Computer Science Jobs
There are a broad range of computer science jobs; with the right classes, internships, and independent projects, Yale graduates have the kind of preparation necessary to pursue them all. Below we highlight the top five functional areas that Yalie’s interested in computer science tend to pursue after they graduate:
These positions range from developers (back-end coders) to designers (front-end web designers) to product managers (guide the success of a product and lead the cross-functional team that is responsible for improving it). Yale students pursue this functional role in a wide-range of industries, from larger tech firms with strong software engineers to small start-ups where you’d get exposed to exciting new ideas to medium-sized pre-IPO organizations, which are a combination of the two. Please see the CS Industry Guide and Technical Interview Guide below for applicable resources and hiring timelines to aid your search.
There are a wide range of start-ups, including those that focus on software, hardware, and biotech. While some computer science and mechanical engineering students pursue hardware work, most Yale graduates focus on the software embedded in the hardware system (this software is different from web/app development). This could include innovative work on things like smart homes, smartphones, and smart speakers. Yale biomedical engineering students receive strong training for a range of biotech start-up positions, including how to solve clinical dilemmas using computational modeling. When pursuing start-ups, which requires a lot of individual outreach and cold emailing, consider what stage the start-up is in (e.g. early, middle, growth), who is funding them, and how successful the funder’s initiatives have been in the past.
Data Science & Statistics
There are a wide range of definitions for what a “data scientist” does. Generally speaking, this is a new term for a collection of things that already exist: data modeling, data mining, statistical analysis, predictive analytics, machine learning, etc. A data scientist role usually requires three primary skillsets: 1) An understanding of advanced statistics; 2) An ability to program and use a variety of analytical tools; 3) The ability to grasp business/domain concepts so you can ask the right questions and understand how to interpret the results in context. Data scientists understand a range of big data programming languages (e.g. R, Python, MATLAB, Scala) and are increasingly doing work in machine learning, which is a field of study that gives computers the capability to learn and to become more accurate in predicting outcomes without being explicitly programmed. They also explore areas of deep learning, which is an aspect of artificial intelligence that is concerned with emulating the learning approach that human beings use to gain certain types of knowledge.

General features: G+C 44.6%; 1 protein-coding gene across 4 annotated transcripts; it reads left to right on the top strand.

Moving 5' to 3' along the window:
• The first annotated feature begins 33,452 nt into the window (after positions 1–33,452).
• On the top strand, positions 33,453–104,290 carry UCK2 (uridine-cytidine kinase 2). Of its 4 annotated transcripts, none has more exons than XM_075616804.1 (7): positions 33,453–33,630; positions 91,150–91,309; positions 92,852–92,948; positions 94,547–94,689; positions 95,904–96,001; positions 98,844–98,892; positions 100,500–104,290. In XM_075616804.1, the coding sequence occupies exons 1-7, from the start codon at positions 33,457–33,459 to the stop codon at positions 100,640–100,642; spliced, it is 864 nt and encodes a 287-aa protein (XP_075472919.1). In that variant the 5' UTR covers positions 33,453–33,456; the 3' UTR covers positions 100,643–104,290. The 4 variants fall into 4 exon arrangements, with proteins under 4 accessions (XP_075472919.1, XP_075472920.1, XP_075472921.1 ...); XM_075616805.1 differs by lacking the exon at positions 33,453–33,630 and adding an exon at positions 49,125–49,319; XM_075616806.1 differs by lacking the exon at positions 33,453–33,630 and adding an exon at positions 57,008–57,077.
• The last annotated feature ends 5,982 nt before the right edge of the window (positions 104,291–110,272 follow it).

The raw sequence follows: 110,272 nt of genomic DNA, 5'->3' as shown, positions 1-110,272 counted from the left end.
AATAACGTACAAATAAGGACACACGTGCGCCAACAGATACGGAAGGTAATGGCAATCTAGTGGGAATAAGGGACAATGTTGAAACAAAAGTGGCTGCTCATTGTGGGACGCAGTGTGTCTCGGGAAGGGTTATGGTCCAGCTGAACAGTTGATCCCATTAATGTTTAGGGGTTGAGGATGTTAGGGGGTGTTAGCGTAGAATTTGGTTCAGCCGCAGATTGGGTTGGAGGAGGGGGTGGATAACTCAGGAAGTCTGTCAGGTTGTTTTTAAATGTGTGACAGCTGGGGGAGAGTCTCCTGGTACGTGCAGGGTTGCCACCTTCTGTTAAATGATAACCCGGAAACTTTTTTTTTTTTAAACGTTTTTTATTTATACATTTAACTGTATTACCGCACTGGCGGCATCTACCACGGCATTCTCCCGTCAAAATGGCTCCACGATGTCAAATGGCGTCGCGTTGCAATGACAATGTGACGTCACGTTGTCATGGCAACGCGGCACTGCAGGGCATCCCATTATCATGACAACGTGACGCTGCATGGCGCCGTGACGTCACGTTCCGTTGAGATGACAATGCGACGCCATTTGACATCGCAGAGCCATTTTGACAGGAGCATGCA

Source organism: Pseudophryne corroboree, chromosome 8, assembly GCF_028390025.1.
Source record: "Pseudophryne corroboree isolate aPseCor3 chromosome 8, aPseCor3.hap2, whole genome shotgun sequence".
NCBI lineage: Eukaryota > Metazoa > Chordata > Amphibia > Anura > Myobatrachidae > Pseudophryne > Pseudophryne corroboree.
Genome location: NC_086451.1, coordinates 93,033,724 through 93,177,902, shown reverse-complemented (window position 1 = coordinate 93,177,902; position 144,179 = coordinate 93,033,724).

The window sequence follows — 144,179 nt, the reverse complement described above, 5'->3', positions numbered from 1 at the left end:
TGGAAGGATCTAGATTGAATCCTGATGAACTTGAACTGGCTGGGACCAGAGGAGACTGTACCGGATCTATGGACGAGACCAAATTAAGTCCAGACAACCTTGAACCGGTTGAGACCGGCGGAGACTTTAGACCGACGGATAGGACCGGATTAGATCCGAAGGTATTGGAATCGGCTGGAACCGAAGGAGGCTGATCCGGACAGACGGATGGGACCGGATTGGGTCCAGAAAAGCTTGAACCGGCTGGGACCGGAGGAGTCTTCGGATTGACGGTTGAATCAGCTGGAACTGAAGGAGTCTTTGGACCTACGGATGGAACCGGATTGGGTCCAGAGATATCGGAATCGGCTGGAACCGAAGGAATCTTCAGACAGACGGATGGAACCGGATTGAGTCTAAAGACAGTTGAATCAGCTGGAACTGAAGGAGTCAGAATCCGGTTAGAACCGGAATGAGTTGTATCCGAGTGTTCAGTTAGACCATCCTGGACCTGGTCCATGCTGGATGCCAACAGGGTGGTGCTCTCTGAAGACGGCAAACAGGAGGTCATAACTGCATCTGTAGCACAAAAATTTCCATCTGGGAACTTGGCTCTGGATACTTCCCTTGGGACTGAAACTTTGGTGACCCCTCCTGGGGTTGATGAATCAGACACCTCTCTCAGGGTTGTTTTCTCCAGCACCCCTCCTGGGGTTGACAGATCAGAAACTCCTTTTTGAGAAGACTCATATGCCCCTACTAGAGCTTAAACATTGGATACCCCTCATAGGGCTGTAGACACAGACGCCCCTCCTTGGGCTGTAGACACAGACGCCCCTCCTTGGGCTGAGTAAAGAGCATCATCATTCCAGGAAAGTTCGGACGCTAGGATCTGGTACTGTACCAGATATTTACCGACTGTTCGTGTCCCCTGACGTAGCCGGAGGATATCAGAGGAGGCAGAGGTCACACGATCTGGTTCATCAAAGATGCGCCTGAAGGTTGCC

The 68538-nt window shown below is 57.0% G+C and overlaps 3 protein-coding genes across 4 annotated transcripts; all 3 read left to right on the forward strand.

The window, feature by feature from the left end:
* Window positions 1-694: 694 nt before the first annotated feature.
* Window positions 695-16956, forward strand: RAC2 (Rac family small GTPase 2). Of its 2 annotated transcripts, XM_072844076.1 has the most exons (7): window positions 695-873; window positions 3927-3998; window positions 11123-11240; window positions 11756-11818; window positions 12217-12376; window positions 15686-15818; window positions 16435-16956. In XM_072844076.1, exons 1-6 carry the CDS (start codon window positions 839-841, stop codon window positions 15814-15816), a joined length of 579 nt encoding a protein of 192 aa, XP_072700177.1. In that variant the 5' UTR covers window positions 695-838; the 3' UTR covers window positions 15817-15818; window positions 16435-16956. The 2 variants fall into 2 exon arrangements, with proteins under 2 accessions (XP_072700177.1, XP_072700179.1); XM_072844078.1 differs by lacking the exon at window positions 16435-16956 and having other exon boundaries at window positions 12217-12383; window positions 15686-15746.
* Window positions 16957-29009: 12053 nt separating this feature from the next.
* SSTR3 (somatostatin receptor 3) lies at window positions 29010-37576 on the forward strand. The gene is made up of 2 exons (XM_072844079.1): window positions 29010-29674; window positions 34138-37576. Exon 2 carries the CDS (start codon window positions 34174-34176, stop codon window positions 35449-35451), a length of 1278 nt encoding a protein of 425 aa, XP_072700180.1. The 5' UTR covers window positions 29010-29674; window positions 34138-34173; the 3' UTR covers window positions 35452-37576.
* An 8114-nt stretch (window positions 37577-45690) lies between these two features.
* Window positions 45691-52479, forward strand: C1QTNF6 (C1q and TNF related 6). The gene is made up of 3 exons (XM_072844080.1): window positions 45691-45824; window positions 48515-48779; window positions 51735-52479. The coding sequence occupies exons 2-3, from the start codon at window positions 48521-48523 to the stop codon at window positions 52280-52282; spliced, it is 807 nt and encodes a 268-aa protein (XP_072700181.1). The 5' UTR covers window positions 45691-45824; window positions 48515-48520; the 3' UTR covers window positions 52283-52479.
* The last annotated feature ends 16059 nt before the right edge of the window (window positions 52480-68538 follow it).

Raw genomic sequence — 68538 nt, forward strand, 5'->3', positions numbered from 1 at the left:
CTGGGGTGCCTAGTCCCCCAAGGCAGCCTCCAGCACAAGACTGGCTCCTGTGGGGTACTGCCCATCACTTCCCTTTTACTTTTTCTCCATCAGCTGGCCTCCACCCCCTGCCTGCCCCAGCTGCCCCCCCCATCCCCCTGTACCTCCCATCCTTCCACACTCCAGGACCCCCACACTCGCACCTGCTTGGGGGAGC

Quantitative analysts use mathematical models and extremely large datasets to analyze financial markets and securities. They help firms make better-informed financial and business decisions when it comes to pricing, investment and so on.
Computer science research, which is primarily conducted by PhD’s, moves much faster than any other research – you can publish 6-12 papers in one year. While you can pursue CS research at a university, you can also pursue it with a corporate research group and study things like AI, self-driving cars, and Visual and Augmented Reality.